The internet exploded this afternoon as Microsoft announced that they were reversing their DRM decisions for the Xbox One.
Experienced gamers bombarded social media as they shared their numerous opinions on Facebook and Twitter.
This was followed by intense discussions between teen gamers, leaving their parents confused and in the dark. If you’re like a lot of parents, you have no real idea of what this whole mess is about yet. I’m going to take this opportunity to fill everyone in that might be wondering.
Let’s get started; shall we?
First, I want to explain what DRM means. It stands for Digital Rights Management. These are the systems that hardware companies put in place to prevent people from misusing or inappropriately distributing software. (The keys that you enter whenever you install a version of MS Office are a form of DRM.)
Rumors had been flying for more than a year that the next generation of game consoles was going to be very restrictive when it came to used games and offline play. We heard reports from “reliable sources” throughout the process that confirmed all of this, but we didn’t know the details until Microsoft came out two weeks ago and announced their stance.
They put up a post on their blog that indicated that the Xbox One would require that the console be connected to the internet at least once every 24 hours and that the transfer of games from one account to another would require an undisclosed process and a potential fee. The announcement of this process limited the viability of sharing games with friends and family and could have crippled the used market.
Sony responded by announcing that they were making no such changes to the DRM for their games during their 2013 E3 press event. This prompted a massive spike in pre-orders of their Playstation 4 compared to the Xbox One.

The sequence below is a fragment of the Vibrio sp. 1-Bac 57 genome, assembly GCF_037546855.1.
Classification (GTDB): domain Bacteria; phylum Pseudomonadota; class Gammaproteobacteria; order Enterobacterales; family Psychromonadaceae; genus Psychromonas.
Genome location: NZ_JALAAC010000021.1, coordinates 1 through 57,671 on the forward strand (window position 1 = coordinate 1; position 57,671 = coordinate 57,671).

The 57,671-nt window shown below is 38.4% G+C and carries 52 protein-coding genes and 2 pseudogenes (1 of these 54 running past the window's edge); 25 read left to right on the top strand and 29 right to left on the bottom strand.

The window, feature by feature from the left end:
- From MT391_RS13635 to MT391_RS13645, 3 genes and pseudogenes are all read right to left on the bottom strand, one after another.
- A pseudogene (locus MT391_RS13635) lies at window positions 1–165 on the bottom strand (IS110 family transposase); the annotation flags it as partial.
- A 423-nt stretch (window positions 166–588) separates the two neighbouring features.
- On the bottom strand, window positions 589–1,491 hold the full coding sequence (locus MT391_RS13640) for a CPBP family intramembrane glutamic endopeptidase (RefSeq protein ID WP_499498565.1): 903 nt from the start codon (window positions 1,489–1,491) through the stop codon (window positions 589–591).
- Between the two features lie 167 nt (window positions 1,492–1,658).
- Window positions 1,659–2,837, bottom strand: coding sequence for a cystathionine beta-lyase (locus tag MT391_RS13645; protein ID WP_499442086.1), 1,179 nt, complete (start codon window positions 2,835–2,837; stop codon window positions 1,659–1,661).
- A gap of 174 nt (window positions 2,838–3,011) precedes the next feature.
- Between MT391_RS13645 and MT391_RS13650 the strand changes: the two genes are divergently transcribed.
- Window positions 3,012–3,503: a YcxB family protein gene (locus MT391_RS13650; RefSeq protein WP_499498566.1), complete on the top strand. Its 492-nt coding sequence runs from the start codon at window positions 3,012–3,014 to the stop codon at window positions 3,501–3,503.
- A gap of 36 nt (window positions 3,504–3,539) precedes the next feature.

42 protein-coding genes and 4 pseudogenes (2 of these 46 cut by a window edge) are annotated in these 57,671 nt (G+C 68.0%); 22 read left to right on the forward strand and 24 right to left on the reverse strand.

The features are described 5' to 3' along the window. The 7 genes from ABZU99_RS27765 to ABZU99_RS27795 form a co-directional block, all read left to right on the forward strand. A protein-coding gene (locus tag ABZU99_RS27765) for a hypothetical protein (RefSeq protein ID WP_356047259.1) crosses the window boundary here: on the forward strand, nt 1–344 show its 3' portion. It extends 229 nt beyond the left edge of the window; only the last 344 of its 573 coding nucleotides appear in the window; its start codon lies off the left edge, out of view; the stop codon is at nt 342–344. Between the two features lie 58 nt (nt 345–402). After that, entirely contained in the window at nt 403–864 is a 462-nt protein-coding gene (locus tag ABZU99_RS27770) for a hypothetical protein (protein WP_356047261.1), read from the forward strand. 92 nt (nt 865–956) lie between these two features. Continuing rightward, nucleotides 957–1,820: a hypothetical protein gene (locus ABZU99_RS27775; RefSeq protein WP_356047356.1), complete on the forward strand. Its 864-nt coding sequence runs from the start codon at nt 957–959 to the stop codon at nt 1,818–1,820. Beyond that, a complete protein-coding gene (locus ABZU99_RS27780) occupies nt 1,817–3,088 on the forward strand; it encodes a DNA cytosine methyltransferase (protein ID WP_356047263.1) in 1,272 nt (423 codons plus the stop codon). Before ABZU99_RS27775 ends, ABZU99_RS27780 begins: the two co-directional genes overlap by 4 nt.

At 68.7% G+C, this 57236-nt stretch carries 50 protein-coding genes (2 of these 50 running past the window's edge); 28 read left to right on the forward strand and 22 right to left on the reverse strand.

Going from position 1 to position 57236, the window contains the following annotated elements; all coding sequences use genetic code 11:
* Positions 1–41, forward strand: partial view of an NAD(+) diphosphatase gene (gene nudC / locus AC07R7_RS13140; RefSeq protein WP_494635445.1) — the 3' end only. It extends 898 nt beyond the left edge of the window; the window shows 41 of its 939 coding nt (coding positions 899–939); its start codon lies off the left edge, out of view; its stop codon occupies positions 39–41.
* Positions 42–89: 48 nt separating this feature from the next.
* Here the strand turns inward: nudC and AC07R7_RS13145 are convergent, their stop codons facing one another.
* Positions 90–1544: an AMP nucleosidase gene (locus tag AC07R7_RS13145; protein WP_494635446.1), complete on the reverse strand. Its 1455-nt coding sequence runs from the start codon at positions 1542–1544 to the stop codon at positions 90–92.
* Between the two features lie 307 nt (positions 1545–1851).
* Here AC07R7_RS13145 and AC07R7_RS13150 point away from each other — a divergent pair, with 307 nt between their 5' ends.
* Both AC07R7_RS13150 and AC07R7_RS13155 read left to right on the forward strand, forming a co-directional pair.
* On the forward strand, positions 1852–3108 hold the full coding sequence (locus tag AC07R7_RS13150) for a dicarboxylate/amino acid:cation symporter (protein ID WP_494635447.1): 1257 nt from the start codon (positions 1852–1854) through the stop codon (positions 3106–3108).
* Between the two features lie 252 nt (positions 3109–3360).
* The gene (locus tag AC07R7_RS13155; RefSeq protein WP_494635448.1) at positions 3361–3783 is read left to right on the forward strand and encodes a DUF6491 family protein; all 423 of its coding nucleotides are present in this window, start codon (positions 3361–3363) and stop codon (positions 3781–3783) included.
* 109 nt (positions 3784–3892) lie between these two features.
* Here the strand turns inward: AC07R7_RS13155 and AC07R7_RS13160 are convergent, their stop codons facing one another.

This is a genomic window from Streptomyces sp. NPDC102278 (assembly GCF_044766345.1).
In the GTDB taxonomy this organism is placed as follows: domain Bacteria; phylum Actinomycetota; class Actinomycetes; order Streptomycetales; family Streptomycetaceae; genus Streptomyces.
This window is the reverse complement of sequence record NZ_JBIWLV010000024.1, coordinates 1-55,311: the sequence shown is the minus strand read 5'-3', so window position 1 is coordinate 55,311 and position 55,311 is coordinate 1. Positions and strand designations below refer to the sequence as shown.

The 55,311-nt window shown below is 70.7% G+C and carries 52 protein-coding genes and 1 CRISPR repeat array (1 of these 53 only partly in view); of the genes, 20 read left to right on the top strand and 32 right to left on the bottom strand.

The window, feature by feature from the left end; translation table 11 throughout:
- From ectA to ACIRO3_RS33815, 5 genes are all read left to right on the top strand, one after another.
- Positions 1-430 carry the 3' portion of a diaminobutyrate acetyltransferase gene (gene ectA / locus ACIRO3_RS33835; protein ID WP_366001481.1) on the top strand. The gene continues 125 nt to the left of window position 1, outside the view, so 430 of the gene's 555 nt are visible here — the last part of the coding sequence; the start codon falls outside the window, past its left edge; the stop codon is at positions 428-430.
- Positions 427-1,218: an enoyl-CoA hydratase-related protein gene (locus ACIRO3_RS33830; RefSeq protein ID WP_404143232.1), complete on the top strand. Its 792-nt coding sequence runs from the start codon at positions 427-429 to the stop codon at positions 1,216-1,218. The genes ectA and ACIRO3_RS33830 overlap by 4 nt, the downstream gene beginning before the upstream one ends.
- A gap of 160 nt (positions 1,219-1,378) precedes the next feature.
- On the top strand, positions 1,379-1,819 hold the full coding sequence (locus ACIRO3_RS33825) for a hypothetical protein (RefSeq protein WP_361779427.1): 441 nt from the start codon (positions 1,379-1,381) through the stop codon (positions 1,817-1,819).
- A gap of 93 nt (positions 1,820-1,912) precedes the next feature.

Fans, media outlets, and bloggers shouted from their proverbial rooftops about how tone deaf Microsoft was with regards to the needs and desires of their potential customers. The feedback was so loud and so persistent that Microsoft was backed into a corner.
Today, they responded to the public outcry by walking back all of their DRM statements and confirming in a blog post that the game licensing will work for the Xbox One the same way that it does on their current product, the best-selling Xbox 360. People can purchase games, sell them to stores, share them with friends, etc.
This change in plans means a change in the overall market for the consoles.
Both systems being on similar footing in regards to DRM is a good thing right now. The two of them may not be separated by much from a competition standpoint, but this will help consumers (and especially non-gaming parents) make decisions based on what matters: the games.
This has been a very basic breakdown of the timeline for the DRM debacle that has impacted the beginning of this console generation. Check back later this week for further comparisons regarding these two systems and my initial recommendations.
In the meantime, sound off in the comments. I would love to hear what your thoughts are on the topic.